Protests after the verdict against Catalan separatists: “We will do it again”
Photo: LLUIS GENE / AFP
Antonio García stands in the village square of the suburb of Sant Joan Despí and holds up the poster with the face of Jordi Sànchez. “Llibertat, presos polítics,” calls out the pensioner. Around a hundred people join in. Many are wearing a yellow ribbon on their lapels this Thursday evening, with the Estelada, the separatists’ flag, fluttering above them. Like almost every Thursday for 176 weeks.
Jordi Sànchez smiles when asked about the rallies. “To this day, people stop me on the street and break into tears,” he says. The prison sentences for him and his fellow activists would have caused collective pain.
If the radicals prevail, they would divide society even more
The independence movement uses the prison sentences of its leaders to mobilize its supporters. But in the middle of the pandemic, there are hardly more than a handful of people together, the exhaustion was already noticeable in the months before. Leading separatists fear that the protest could collapse if the left-wing government in Madrid pardons the prisoners. “Politically, that would be pretty bad for the movement,” they say.
“I don’t want to do everything the same as last time. I want to do better. ”
Separatistenführer Jordi Sànchez
The ERC’s left-wing Republicans are now campaigning for negotiations with the central government and more self-government. The party has accepted that it cannot simply force independence – especially not if not even half the population supports it. “We will always hold on to the dialogue, even if we are in prison,” says former Catalan Vice President Oriol Junqueras, although the judges also sentenced him to a long prison term.
Jordi Sànchez thinks the ERC’s calculation is nonsense. “ The Spanish state would not give in even if 70 percent of the Catalans are for independence,” he said in the party headquarters. In essence, his strategy is therefore the same as it was four years ago: through peaceful protest and civil disobedience, he wants to increase the pressure on the central state step by step, knowing full well that every form of state repression helps the separatists.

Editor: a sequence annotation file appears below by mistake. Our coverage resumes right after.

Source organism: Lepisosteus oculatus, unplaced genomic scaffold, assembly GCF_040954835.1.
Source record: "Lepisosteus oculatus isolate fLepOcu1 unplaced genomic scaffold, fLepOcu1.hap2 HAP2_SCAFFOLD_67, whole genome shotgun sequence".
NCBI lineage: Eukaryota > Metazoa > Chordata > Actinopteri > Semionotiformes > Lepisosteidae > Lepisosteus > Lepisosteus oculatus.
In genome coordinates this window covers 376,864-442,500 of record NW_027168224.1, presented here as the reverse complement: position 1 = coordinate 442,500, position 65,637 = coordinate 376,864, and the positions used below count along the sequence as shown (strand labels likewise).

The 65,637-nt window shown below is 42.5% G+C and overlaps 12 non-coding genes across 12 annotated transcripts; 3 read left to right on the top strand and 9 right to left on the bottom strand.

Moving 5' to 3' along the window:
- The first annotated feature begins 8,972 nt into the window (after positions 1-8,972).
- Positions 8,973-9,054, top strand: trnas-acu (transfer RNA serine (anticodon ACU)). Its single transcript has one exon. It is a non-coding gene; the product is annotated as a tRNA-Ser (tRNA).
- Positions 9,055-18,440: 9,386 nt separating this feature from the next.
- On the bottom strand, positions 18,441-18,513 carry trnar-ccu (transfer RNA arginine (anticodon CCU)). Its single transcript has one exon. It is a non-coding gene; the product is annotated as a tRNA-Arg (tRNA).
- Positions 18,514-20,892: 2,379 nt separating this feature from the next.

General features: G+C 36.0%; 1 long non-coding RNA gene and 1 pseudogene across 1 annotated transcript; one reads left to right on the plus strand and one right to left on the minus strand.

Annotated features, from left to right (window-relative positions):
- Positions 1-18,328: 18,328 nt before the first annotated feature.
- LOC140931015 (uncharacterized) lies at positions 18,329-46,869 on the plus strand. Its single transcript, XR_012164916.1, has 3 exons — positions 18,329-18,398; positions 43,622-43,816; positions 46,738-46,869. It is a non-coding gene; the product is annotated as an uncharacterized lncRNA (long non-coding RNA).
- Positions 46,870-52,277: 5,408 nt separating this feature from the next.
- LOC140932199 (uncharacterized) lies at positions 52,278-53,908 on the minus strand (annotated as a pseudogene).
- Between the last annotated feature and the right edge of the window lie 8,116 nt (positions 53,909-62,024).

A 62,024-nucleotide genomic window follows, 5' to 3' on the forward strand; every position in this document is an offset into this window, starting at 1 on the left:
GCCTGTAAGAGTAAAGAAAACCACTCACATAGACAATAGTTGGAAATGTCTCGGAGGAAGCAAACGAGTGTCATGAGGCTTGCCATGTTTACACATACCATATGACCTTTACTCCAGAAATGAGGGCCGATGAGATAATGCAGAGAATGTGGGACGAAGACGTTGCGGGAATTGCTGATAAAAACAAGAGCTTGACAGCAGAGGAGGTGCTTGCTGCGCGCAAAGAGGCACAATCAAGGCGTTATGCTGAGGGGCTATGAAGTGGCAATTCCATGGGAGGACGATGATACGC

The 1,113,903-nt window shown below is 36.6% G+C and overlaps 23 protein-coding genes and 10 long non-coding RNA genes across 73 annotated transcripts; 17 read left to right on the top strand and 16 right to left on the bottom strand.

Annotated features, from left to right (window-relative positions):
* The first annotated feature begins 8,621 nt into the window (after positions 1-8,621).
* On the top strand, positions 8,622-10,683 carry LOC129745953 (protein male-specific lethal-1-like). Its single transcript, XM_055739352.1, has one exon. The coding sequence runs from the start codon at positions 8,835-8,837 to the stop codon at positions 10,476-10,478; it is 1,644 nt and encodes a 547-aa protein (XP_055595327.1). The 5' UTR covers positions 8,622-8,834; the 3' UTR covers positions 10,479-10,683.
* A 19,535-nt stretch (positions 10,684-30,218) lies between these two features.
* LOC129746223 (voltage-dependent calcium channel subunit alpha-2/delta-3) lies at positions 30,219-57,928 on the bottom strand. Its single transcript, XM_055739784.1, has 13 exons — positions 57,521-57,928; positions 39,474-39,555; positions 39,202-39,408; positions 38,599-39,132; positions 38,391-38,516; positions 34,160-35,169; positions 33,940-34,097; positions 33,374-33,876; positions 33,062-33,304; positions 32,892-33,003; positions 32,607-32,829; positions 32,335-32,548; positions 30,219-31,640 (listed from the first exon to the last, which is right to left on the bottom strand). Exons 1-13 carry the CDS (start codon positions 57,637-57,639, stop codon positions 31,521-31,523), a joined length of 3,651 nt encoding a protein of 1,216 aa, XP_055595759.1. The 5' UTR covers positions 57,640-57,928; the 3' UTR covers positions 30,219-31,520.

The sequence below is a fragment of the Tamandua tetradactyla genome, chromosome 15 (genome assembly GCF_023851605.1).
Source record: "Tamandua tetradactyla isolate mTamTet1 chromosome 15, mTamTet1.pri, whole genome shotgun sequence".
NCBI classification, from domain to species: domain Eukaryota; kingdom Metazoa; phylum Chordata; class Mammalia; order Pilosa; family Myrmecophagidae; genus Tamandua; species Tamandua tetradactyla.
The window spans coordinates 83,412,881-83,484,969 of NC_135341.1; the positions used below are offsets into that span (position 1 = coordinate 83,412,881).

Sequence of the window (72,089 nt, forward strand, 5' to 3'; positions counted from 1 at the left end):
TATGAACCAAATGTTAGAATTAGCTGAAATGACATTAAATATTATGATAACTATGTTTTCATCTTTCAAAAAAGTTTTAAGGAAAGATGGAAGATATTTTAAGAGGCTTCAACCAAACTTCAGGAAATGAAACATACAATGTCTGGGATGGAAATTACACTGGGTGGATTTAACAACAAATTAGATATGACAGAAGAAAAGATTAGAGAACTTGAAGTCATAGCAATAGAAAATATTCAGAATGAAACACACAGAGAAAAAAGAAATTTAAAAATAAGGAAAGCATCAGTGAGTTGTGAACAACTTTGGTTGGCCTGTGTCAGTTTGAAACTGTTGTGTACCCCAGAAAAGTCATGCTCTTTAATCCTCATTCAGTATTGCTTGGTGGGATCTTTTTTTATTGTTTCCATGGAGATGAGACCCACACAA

Policeman and voter on October 1st, 2017: “Our biggest mistake”
Photo: PAU BARRENA / AFP
“I don’t want to do everything the same as last time,” says Sànchez, “I want to do better.” The separatists’ biggest mistake was not to have occupied the streets of Barcelona after the police violence during the banned independence vote. Sànchez would rather force a new referendum than ask for it. His strategy would divide Catalan society even more.
In the polls, Junts per Catalunya has kept catching up in recent weeks. »ERC and Junts are campaigning for the same separatist voters. That has led to an outbid competition, «says Ignacio Molina, political scientist and analyst at the think tank Real Instituto Elcano. “When it comes to who is more nationalist, Junts has advantages as a more radical party.”
Molina therefore believes it is possible that Jordi Sànchez’s party could get as many votes as the ERC on Sunday. A few weeks ago that seemed unthinkable. Sànchez himself is convinced that this will happen. He wants to go to the theater again on Saturday – and return to prison on Monday as the winner of the election.
Icon: The mirror